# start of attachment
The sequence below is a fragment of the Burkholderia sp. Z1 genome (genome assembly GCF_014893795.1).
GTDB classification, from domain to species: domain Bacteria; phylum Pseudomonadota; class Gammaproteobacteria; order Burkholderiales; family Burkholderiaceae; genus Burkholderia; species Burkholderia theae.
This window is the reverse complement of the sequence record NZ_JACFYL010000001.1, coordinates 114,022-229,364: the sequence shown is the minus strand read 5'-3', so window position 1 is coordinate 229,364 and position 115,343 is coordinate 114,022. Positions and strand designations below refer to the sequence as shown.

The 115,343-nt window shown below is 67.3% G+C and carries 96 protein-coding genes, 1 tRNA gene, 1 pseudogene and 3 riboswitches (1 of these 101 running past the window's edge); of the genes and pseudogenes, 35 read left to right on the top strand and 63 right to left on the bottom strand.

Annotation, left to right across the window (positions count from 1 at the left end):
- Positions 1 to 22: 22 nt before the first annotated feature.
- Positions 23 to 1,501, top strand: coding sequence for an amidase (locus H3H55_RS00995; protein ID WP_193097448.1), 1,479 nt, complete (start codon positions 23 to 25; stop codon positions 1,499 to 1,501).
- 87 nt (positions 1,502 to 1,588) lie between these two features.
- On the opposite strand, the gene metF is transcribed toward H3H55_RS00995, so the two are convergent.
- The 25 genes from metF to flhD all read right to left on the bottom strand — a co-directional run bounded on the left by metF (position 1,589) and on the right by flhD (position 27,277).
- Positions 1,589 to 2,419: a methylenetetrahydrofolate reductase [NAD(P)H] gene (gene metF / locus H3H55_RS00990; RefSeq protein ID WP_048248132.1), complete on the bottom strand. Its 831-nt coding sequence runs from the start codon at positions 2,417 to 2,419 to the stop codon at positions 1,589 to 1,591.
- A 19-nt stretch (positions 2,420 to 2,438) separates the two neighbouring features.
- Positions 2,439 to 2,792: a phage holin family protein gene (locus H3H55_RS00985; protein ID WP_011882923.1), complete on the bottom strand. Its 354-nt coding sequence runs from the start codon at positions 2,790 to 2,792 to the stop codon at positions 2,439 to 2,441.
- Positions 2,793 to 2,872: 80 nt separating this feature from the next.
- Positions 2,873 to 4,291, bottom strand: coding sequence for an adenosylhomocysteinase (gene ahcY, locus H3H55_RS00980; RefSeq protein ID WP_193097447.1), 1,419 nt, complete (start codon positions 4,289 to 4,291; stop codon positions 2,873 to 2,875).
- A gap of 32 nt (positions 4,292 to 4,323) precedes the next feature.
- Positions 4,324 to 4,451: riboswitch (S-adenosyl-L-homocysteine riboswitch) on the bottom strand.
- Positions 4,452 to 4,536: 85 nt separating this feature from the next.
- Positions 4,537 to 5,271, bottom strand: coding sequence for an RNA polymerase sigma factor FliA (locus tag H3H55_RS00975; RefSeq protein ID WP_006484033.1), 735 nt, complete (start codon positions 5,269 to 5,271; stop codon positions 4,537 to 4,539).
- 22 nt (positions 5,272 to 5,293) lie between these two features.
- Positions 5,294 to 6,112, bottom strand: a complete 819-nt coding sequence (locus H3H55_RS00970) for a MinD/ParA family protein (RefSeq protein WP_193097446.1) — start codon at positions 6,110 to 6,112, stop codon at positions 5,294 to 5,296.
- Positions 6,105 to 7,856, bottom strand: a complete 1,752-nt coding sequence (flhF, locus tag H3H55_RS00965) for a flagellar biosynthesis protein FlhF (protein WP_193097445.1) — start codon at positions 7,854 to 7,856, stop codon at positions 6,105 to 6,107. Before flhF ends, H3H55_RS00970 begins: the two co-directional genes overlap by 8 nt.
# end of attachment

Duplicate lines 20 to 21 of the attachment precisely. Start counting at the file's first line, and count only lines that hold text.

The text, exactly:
- 22 nt (positions 5,272 to 5,293) lie between these two features.
- Positions 5,294 to 6,112, bottom strand: a complete 819-nt coding sequence (locus H3H55_RS00970) for a MinD/ParA family protein (RefSeq protein WP_193097446.1) — start codon at positions 6,110 to 6,112, stop codon at positions 5,294 to 5,296.